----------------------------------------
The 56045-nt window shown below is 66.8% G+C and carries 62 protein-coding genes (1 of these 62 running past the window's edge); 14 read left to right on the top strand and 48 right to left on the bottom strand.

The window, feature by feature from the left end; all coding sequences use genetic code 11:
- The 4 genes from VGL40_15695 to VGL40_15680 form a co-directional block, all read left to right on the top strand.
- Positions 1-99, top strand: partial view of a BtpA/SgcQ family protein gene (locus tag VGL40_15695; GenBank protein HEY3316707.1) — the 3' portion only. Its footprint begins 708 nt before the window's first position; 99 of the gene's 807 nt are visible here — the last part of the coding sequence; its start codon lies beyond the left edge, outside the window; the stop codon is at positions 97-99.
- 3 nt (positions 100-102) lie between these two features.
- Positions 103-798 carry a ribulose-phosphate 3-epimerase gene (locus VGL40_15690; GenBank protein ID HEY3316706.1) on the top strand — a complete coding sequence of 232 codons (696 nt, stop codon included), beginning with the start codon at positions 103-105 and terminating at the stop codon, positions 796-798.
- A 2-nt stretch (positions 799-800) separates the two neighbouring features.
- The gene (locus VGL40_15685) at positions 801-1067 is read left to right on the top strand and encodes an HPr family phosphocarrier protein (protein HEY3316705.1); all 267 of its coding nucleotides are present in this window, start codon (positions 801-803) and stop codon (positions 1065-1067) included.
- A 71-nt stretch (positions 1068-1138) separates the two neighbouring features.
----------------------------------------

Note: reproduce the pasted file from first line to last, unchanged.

The 56045-nt window shown below is 66.8% G+C and carries 62 protein-coding genes (1 of these 62 running past the window's edge); 14 read left to right on the top strand and 48 right to left on the bottom strand.

The window, feature by feature from the left end; all coding sequences use genetic code 11:
- The 4 genes from VGL40_15695 to VGL40_15680 form a co-directional block, all read left to right on the top strand.
- Positions 1-99, top strand: partial view of a BtpA/SgcQ family protein gene (locus tag VGL40_15695; GenBank protein HEY3316707.1) — the 3' portion only. Its footprint begins 708 nt before the window's first position; 99 of the gene's 807 nt are visible here — the last part of the coding sequence; its start codon lies beyond the left edge, outside the window; the stop codon is at positions 97-99.
- 3 nt (positions 100-102) lie between these two features.
- Positions 103-798 carry a ribulose-phosphate 3-epimerase gene (locus VGL40_15690; GenBank protein ID HEY3316706.1) on the top strand — a complete coding sequence of 232 codons (696 nt, stop codon included), beginning with the start codon at positions 103-105 and terminating at the stop codon, positions 796-798.
- A 2-nt stretch (positions 799-800) separates the two neighbouring features.
- The gene (locus VGL40_15685) at positions 801-1067 is read left to right on the top strand and encodes an HPr family phosphocarrier protein (protein HEY3316705.1); all 267 of its coding nucleotides are present in this window, start codon (positions 801-803) and stop codon (positions 1065-1067) included.
- A 71-nt stretch (positions 1068-1138) separates the two neighbouring features.